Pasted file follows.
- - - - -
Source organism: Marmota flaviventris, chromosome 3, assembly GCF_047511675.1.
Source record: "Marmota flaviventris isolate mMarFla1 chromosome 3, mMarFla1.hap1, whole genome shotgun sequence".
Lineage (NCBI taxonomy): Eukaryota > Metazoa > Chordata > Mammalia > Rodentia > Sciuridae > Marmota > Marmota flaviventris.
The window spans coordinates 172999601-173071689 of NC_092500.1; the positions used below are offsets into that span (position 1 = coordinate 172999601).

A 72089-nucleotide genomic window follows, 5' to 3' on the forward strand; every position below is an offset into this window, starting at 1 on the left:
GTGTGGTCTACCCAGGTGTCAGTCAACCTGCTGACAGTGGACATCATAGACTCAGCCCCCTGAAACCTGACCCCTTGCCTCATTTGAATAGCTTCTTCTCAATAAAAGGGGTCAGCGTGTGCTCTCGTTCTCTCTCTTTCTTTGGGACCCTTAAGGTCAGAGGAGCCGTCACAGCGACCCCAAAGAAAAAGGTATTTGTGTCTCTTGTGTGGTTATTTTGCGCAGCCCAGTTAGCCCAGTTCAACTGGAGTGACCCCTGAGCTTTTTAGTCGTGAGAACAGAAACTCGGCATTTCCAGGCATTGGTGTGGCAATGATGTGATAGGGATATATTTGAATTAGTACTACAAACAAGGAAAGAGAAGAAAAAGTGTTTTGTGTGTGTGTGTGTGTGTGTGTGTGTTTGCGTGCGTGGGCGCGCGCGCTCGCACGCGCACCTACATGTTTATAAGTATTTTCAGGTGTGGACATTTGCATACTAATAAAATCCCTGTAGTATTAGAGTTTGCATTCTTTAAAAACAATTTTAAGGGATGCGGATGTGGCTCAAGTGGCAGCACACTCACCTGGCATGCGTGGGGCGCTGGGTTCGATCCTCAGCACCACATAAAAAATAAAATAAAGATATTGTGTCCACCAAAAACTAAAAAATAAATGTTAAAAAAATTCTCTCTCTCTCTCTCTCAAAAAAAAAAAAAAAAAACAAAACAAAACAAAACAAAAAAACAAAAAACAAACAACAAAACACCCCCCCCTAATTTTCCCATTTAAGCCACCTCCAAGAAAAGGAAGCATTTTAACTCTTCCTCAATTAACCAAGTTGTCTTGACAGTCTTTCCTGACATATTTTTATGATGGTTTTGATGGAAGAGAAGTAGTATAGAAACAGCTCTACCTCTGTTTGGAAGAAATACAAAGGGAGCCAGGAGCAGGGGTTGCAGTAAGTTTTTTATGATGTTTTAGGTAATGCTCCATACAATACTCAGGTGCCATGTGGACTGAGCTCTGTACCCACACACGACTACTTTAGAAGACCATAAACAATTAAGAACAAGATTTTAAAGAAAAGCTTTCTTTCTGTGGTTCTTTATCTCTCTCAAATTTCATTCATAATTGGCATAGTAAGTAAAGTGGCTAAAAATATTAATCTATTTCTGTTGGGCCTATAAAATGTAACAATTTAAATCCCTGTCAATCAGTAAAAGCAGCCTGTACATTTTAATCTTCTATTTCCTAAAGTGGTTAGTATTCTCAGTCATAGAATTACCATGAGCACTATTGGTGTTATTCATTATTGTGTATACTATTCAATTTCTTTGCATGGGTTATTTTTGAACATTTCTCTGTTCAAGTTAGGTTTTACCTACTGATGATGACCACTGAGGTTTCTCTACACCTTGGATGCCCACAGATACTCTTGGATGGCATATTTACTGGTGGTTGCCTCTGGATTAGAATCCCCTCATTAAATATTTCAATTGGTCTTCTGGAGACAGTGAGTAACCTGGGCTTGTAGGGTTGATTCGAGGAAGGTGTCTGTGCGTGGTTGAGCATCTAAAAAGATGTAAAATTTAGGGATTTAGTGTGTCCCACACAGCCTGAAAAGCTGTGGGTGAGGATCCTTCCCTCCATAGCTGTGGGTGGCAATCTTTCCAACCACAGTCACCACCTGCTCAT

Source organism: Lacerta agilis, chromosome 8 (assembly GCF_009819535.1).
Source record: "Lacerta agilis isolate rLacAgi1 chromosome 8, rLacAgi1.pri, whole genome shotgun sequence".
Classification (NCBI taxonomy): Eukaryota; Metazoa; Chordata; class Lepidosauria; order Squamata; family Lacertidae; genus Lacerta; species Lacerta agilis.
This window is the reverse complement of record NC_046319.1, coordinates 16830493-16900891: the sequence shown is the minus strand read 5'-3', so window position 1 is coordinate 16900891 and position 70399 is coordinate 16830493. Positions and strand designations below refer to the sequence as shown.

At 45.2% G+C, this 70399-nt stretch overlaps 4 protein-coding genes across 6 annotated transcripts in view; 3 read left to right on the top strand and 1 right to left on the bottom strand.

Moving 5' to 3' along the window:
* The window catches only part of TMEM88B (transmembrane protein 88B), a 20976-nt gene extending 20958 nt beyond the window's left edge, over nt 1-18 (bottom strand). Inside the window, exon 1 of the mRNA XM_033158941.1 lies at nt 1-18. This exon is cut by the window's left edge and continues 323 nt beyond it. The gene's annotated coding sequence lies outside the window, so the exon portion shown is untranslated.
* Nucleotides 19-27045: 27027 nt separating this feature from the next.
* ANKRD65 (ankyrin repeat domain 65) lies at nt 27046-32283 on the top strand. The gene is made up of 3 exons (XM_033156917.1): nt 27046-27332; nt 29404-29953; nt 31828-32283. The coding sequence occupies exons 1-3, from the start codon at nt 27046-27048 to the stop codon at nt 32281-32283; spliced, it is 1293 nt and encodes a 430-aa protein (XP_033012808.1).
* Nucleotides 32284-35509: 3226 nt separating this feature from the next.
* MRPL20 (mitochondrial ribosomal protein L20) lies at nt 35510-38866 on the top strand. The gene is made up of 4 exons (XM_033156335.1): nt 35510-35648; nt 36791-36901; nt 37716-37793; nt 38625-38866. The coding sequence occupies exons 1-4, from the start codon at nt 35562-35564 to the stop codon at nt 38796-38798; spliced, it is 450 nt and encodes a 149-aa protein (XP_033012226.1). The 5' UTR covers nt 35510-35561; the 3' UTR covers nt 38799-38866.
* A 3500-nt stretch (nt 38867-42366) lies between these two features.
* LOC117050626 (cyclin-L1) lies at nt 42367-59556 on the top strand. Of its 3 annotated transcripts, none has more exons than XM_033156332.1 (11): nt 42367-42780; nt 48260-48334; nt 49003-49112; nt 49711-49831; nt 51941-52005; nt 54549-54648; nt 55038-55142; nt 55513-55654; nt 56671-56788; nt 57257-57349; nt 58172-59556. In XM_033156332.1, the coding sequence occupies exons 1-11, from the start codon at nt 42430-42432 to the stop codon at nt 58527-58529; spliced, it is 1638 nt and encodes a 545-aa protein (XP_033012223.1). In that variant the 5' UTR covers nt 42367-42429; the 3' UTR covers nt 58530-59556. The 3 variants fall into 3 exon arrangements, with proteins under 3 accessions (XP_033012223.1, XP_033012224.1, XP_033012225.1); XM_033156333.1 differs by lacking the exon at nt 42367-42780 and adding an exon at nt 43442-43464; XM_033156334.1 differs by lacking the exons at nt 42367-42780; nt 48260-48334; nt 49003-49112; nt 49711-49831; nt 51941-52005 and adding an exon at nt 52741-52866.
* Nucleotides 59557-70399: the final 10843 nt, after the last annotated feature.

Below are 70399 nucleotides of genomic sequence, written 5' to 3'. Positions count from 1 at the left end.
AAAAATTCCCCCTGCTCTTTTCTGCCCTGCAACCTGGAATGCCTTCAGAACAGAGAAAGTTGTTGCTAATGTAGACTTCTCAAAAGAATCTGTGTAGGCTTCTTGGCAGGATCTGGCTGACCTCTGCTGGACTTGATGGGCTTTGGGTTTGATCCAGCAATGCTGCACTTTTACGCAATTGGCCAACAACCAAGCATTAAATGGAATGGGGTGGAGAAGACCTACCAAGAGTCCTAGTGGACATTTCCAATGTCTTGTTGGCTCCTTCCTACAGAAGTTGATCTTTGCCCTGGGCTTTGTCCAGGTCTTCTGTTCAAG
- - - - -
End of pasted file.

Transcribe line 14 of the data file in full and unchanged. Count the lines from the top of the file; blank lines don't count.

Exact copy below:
* Nucleotides 19-27045: 27027 nt separating this feature from the next.